Sunday, May 12, 2019

Games Air India plays

I have not waited for Godot. But I have had to wait for an Air India flight — AI-676 — that landed in Mumbai only six hours after its scheduled time of arrival on April 27, the day when the Maharaja was bitten by a bug.

The delay was reportedly caused by a glitch in SITA, the server that operates the passenger service system, which, according to Air India sources, adversely affected 155 flights for an average duration of two hours on that fateful day. Strangely, it was reported that the glitch, which was discovered during routine maintenance of the system, had affected flights operated by Air India only.

Air India’s master, the central government, has sworn to take Bharat back to Ram rajya. SITA, evidently, can put a spanner in the works.

On Saturday morning — wise men believe that morning shows the day — the Maharaja had thrown hints the size of royal inscriptions that something was amiss. On reaching the Dum Dum airport, I noticed that the queue for the boarding pass in front of the Air India kiosks had snaked up to one of the exit doors of the airport, or so it appeared.

Given SITA’s rage, it was taking the harried counter staff an inordinate amount of time to issue a boarding pass — the details were being written in hand on each pass while being simultaneously entered into a log book. When I enquired whether other flight operators had been bug-bitten as well, the young chap manning the counter answered, almost triumphantly, “Spice Jet has been hit too.” Then, in a modern rendition of the Ashwathama hata (iti gaja) moment, he added, lowering his voice by a few notches, “or so we are told.”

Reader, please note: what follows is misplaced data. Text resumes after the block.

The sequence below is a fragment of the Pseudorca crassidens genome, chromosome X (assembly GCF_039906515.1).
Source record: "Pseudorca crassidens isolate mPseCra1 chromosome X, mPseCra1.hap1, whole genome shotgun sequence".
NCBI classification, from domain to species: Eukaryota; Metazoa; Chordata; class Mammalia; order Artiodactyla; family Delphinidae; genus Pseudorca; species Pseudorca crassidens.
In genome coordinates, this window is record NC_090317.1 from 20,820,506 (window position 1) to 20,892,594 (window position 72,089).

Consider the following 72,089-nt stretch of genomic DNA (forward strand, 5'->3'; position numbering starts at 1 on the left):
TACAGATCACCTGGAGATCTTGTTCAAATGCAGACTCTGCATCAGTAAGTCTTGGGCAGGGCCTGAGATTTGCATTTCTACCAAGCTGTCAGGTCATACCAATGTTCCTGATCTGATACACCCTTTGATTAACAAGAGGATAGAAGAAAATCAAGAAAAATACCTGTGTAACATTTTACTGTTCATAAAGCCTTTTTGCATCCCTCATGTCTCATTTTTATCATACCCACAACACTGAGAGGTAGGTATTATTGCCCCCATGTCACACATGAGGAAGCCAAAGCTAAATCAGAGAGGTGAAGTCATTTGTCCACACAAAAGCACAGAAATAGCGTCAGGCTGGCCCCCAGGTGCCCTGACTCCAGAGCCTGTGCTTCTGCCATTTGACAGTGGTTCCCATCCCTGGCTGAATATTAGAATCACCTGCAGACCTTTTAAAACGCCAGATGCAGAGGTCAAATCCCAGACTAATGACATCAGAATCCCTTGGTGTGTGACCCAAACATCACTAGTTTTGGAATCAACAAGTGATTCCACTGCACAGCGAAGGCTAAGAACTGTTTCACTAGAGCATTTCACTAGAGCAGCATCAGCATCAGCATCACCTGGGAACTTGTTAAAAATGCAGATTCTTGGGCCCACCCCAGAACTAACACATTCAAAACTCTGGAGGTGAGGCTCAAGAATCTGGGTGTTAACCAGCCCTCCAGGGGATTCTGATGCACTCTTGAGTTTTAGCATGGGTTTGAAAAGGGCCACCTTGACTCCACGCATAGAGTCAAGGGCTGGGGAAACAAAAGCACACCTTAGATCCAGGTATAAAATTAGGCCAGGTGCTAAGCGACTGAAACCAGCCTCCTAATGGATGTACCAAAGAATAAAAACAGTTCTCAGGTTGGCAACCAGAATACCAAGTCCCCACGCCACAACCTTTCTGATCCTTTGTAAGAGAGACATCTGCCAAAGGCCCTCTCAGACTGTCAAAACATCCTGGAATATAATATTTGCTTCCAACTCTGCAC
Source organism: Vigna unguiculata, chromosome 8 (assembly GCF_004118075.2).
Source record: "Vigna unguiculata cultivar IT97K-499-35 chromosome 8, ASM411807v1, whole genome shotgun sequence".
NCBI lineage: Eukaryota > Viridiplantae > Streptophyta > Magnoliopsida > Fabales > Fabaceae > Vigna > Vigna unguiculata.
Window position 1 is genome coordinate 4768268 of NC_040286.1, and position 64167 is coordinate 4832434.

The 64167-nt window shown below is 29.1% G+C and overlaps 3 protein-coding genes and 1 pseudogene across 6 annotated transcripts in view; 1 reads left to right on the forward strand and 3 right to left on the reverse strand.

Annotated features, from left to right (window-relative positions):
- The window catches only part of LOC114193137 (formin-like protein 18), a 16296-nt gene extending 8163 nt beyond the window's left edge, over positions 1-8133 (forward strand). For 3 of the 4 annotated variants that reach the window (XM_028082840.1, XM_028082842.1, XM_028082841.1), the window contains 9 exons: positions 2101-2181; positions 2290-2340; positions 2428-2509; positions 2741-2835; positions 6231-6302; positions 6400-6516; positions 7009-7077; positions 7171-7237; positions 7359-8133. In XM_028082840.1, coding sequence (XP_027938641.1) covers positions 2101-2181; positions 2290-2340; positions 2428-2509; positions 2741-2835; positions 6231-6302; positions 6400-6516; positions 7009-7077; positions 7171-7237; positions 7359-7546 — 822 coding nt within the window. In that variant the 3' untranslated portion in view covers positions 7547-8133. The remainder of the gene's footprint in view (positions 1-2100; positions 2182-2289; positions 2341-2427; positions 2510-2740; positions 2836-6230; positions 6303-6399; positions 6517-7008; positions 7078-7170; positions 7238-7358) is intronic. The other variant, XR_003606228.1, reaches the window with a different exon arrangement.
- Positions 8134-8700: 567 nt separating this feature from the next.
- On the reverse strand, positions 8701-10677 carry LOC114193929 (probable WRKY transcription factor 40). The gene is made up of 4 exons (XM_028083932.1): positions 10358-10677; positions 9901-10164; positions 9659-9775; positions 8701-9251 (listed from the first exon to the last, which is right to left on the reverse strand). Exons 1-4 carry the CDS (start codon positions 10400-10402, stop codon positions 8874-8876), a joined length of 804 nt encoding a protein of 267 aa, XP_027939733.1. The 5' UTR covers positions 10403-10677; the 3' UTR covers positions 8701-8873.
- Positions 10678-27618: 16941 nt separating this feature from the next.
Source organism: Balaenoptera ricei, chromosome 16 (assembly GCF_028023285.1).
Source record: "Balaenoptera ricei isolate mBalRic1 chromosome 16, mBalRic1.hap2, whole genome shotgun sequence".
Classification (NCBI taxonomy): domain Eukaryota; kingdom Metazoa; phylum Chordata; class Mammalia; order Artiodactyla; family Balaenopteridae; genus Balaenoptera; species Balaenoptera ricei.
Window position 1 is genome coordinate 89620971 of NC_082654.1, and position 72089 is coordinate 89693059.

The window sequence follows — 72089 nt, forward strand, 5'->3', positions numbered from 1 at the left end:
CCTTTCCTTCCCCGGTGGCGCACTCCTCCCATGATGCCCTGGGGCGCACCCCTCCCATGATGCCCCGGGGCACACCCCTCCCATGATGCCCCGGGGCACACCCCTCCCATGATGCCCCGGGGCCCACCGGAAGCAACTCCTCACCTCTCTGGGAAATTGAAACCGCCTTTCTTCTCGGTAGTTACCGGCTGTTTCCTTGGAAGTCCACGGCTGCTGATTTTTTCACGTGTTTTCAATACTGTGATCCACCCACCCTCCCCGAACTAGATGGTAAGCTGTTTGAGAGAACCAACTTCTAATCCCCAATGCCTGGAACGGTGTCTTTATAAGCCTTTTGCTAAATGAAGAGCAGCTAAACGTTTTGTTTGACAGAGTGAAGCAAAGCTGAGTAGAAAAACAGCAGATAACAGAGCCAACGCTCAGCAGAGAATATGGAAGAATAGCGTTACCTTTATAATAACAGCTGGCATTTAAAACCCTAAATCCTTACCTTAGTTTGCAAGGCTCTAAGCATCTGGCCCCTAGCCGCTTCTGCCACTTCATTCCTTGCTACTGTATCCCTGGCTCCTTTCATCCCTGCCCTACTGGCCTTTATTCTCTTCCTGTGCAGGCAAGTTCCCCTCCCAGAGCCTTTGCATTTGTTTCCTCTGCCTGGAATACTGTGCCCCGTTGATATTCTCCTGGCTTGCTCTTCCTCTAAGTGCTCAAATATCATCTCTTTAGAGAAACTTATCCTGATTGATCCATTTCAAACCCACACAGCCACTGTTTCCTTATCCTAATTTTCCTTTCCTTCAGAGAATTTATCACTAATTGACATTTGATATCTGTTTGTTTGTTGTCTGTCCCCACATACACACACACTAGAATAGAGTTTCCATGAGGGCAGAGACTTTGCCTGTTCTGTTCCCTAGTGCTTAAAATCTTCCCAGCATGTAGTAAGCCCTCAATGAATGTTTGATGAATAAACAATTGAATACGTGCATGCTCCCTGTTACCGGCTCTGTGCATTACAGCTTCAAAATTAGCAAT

Passengers, used to sarkari sloth, decided to make use of the time mocking the Maharaja and his minions. A middle-aged man, a dapper executive, said aloud that Air India had no buyers given its “efficiency”. A Bengali, ever competitive in the department of black humour, muttered, “Having introduced vegetarian meals,

Air India has jettisoned jet fuel to run on gobar gas.” A Sikh, having traded his Vistara ticket for flight 676, appeared to have been shocked into silence. He scratched his turban occasionally while looking at the display board on which there was one incandescent word written next to AI-676: “Delayed”.
12/05/19 Uddalak Mukherjee/Telegraph

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